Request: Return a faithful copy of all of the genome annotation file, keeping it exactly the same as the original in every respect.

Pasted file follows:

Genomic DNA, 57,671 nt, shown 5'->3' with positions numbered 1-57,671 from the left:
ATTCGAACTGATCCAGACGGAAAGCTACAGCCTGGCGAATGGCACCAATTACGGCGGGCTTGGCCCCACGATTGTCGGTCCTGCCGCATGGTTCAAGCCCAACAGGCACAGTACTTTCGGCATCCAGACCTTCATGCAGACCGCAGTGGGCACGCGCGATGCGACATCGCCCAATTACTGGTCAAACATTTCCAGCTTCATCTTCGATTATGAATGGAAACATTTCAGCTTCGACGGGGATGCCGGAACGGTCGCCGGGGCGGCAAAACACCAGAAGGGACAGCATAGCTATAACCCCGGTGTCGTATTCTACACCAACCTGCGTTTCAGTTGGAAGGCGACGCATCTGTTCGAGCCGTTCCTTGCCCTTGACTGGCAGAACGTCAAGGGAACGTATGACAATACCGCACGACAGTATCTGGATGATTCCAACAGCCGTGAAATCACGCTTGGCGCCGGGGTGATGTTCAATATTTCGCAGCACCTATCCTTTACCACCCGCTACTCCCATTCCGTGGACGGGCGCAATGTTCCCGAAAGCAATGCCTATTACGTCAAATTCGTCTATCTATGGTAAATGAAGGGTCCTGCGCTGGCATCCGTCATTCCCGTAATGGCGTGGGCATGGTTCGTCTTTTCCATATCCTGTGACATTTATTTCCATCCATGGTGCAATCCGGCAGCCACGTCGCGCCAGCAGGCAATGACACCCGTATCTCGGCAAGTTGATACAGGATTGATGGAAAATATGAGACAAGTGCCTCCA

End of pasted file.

Genomic DNA, 57,671 nt, shown 5'->3' with positions numbered 1-57,671 from the left:
ATTCGAACTGATCCAGACGGAAAGCTACAGCCTGGCGAATGGCACCAATTACGGCGGGCTTGGCCCCACGATTGTCGGTCCTGCCGCATGGTTCAAGCCCAACAGGCACAGTACTTTCGGCATCCAGACCTTCATGCAGACCGCAGTGGGCACGCGCGATGCGACATCGCCCAATTACTGGTCAAACATTTCCAGCTTCATCTTCGATTATGAATGGAAACATTTCAGCTTCGACGGGGATGCCGGAACGGTCGCCGGGGCGGCAAAACACCAGAAGGGACAGCATAGCTATAACCCCGGTGTCGTATTCTACACCAACCTGCGTTTCAGTTGGAAGGCGACGCATCTGTTCGAGCCGTTCCTTGCCCTTGACTGGCAGAACGTCAAGGGAACGTATGACAATACCGCACGACAGTATCTGGATGATTCCAACAGCCGTGAAATCACGCTTGGCGCCGGGGTGATGTTCAATATTTCGCAGCACCTATCCTTTACCACCCGCTACTCCCATTCCGTGGACGGGCGCAATGTTCCCGAAAGCAATGCCTATTACGTCAAATTCGTCTATCTATGGTAAATGAAGGGTCCTGCGCTGGCATCCGTCATTCCCGTAATGGCGTGGGCATGGTTCGTCTTTTCCATATCCTGTGACATTTATTTCCATCCATGGTGCAATCCGGCAGCCACGTCGCGCCAGCAGGCAATGACACCCGTATCTCGGCAAGTTGATACAGGATTGATGGAAAATATGAGACAAGTGCCTCCA